As many of you know, my younger sister, Maggie, has had T1D since she was four years old. Growing up with her, my goal was to cure diabetes. Unfortunately, despite promises that a cure is just around the corner, it remains a long ways off. Even as a very close sibling to my sister, I cannot understand what she goes through 24/7 - every day, every night - now and for the rest of her life. As she put it so eloquently:
"Already today I have checked my blood sugar 4 times, and before the day is over it will be 8. That means in the past month I have pricked my fingers and drawn blood 240 times, the past year 2,920 times, and for the past 18 years of having diabetes the grand total will be somewhere around 52,560 times. My permanently scar-tissued fingers show the proof." - Maggie
What is shocking to me is that this is only one part of the equation to living with diabetes. This doesn't even include the shots of insulin she needs to take to stay alive. Yes, she has used a pump, and yes she has used a CGM. Due to unfortunate technological issues with insulin overdosing and inaccuracies, she prefers to not use a pump. (Also, after having the set being ripped out so many times when she was younger, she figured she had to replace it anyways, so why not just use shots). And, in case you are wondering, these devices still involve finger pricking and lots of needles. Always needles. Everyday. Every night. For the rest of your life.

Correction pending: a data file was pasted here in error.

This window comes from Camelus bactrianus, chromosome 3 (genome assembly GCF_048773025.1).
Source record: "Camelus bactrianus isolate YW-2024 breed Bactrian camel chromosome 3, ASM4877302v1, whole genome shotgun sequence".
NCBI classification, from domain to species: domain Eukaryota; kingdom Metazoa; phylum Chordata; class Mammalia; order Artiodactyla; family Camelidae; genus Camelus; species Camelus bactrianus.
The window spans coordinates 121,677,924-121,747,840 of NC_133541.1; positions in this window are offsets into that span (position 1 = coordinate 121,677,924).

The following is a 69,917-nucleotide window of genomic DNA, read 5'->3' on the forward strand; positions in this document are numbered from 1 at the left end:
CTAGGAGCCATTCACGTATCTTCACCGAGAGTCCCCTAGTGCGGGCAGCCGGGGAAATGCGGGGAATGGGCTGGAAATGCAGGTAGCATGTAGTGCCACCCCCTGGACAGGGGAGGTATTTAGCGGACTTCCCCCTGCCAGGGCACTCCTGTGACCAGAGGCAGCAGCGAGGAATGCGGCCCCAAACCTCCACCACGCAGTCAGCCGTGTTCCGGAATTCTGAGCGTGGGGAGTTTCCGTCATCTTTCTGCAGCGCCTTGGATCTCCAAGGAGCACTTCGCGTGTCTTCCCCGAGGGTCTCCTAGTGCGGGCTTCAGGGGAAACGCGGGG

The scary part about diabetes are the insidious side effects and threat of death. Blindness. Amputations. "Dead in Bed". These are terrifying, and with life the way it is, no one wants to think about these things, but they do happen. Ask any parent with a child with t1d how many times they wake up each night to check their child's blood sugar. One girl I met who had diabetes never slept alone after she had a seizure from her blood sugar going too low. When you have diabetes, you do everything in your power to prevent these things from happening (and to stay alive). The fact of the matter is, it is EXTREMELY difficult to control your blood sugar, and there is no easy solution.
We started this project with the goal of developing a new technology that will noninvasively monitor blood sugar. Myself, Maggie and Kelly, my partner in this project, are fully committed to developing a monitoring device that will change the status quo of existing measurement practices. It is a very tough area to go into - many people have attempted, and for various reasons failed. It is extremely difficult technology-wise, however, I believe that we all have the power to shape the future. And if we set our minds to it, we can make noninvasive glucose testing a reality.
Please support us in changing the future. You are making a difference.